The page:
May 01, 2018 | By Samuel Trotman
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So for our third installment from Japan, the Stylesight denim team are reporting from what is arguably the center of Japanese denim; Kojima in Okayama. We have just spent three days in this large town that is dominated by denim companies: head offices, mills, laundries and indigo dyeing houses. If you want to learn about true Japanese denim, this is the place to go. Just a few of the companies based here:
As well as many, many other fantastic names that the U.S. and European countries may not yet not know but are well worth attention. The town is so dominated by denim that they even have a Jeans Street, home to many local companies’ stores. After three days in the area we have only scratched the surface, but we’ll be bringing you a series of in-depth reports from our travels very soon. For now here is our quick round-up from the area:
If you are going to start at the beginning of the Japanese denim history book, Big John is on page one. The area of Kojima used to be dedicated to School uniform manufacturing and O Saki Ko Taro, president of the company back in the 1940s, decided that the denim industry developing in the U.S was the future. In 1965 Big John manufactured their first denim jean using imported fabric from Canton textile mill in the United States. It was this first jean that began the Japanese denim industry in Kojima. We’ll go into much more detail in our upcoming report about Big John on the denim section of Stylesight, so watch this space!
Japan Blue Group
The Japan Blue Group is at the center of many divisions here in Kojima; Momotaro Jeans and Rampuya are both owned by the group, as is the famed artisanal mill, Collect. We spent the afternoon with some of the team and visited the vast Collect fabric showroom and archive as well as their collection of antique shuttle looms which they still weave with today. We also checked out a natural indigo dying house that hand-dyes cotton for special edition Momotaro jeans.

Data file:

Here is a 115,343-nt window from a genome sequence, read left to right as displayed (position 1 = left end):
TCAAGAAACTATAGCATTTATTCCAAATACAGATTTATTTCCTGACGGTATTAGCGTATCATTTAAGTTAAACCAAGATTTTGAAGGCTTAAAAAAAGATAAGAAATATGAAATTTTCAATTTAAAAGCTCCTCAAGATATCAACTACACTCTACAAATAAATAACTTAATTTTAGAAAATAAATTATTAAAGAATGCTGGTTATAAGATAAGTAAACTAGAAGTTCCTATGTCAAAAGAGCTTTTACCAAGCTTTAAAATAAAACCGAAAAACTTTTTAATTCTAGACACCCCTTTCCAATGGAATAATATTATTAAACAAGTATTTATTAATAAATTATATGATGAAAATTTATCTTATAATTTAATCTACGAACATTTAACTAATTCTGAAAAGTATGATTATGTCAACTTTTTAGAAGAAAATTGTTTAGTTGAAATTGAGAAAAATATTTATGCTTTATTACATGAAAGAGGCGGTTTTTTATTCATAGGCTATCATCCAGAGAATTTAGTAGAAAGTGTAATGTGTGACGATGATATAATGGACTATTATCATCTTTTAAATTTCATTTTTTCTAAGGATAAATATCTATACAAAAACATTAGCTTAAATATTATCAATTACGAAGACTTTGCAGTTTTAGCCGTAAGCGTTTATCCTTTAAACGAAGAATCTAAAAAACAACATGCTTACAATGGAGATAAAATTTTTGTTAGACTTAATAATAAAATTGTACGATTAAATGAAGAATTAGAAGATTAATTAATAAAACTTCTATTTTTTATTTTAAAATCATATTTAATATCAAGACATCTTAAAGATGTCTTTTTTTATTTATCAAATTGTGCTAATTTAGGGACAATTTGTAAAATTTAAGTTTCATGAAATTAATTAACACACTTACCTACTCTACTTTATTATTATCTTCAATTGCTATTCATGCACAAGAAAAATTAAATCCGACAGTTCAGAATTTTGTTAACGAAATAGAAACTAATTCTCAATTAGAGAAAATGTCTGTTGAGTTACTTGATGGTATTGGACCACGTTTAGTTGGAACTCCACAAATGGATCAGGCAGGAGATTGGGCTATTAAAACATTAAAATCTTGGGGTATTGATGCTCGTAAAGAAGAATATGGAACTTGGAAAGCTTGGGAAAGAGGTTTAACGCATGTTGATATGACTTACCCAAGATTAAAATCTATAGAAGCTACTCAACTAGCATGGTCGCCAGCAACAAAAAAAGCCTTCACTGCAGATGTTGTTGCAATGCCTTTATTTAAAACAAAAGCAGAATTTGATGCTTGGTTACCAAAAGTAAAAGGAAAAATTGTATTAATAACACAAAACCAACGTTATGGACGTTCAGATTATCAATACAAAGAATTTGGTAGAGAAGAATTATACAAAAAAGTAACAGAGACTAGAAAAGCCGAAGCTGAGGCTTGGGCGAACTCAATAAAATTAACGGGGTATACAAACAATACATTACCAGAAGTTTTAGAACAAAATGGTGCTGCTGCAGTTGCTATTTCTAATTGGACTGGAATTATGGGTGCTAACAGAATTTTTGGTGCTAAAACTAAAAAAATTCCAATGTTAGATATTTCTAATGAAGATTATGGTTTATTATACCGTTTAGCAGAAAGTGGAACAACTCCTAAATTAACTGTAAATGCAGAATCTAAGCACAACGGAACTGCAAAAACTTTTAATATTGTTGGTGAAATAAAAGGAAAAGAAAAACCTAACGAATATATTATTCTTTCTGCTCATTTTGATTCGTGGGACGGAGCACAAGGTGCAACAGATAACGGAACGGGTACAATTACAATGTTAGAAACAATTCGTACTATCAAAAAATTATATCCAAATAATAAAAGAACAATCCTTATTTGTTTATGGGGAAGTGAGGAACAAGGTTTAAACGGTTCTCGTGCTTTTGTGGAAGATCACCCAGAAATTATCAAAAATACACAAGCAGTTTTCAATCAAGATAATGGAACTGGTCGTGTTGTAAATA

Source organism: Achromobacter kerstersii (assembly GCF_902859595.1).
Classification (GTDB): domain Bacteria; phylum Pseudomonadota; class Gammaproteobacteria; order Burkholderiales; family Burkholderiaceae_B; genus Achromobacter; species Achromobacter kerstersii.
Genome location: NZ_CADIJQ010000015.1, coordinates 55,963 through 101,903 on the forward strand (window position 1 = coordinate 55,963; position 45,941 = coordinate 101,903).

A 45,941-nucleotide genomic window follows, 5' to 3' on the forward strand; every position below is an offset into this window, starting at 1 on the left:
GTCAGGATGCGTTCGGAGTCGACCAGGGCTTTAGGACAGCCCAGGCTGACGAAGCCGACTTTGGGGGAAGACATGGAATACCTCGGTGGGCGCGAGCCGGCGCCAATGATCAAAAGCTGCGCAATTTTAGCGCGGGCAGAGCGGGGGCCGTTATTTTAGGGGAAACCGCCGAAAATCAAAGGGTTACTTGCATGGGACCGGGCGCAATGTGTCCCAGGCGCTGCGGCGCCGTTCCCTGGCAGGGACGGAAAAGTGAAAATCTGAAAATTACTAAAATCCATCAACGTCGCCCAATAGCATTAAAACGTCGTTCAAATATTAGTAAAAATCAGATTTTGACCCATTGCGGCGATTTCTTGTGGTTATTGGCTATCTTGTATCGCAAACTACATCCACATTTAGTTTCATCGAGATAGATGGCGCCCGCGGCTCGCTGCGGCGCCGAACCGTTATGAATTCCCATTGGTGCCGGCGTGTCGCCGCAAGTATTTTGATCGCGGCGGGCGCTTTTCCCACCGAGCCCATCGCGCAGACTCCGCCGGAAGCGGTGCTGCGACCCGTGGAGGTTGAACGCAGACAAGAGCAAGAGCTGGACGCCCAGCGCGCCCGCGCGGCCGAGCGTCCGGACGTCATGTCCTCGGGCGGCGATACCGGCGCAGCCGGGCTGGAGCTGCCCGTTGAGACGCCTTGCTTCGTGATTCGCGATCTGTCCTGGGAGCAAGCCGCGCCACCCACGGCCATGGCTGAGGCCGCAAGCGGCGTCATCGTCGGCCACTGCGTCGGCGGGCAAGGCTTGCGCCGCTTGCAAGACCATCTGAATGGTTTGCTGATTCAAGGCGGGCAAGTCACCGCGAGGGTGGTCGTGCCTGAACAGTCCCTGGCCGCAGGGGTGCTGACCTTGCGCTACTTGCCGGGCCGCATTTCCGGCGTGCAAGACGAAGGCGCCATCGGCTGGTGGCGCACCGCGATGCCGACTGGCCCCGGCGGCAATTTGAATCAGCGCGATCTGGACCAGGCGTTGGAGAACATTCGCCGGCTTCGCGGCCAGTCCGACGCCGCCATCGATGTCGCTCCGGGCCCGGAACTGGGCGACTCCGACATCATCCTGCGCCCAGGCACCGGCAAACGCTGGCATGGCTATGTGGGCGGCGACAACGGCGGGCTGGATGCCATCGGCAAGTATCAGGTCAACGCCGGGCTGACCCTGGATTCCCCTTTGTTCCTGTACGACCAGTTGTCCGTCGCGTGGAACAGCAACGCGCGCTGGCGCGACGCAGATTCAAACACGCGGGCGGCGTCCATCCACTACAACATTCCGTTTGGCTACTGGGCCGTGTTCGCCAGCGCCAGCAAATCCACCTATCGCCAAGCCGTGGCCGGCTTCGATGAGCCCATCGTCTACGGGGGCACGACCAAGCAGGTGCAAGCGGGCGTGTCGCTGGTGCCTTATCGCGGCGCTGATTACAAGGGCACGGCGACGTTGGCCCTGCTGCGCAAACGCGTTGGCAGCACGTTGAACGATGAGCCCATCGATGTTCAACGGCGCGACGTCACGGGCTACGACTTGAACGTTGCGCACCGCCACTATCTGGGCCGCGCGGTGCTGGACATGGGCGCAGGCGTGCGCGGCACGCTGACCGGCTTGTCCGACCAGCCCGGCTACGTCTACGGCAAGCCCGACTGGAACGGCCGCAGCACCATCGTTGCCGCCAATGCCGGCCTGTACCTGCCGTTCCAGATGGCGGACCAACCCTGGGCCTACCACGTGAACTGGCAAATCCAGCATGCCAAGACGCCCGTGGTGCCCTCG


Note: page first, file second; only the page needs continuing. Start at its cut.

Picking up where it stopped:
While in the area, we visited a few of the key denim stores and attractions. The Betty Smith Museum charts the history of denim and runs a denim sewing school on its premises. Kapital runs their manufacturing studio here and has two fantastic stores to visit. D-Mop is owned by the Domingo group who have Omnigod, DMG, Spellbound and Brocante.
Then we were off to ‘Jeans street’ to see a selection of the local denim brands’ stores:
Momotaro have a big presence in the area with a large store and a local sewing factory, Daina Japan celebrates the symbol of jeans street with a kawaii jean-shaped panda; the mascot of the area. Pure Blue Japan is here as well as many more – we’re going to bring you a guide to shopping in Kojima within the next few weeks.
The journey here is less daunting than it sounds- its approximately three hours on the bullet train from Tokyo to Okayama and then a small local train can take you the 20 minutes to Kojima. Many companies are also based around Okayama city, including Anachronorm (we blogged about them yesterday) and although we couldn’t see everything this time, we’ll be certain to bring you more coverage in the future. Stay tuned for more in-depth reports on Japan Blue Group and Big John, and a shopping guide from Kojima in the near future.
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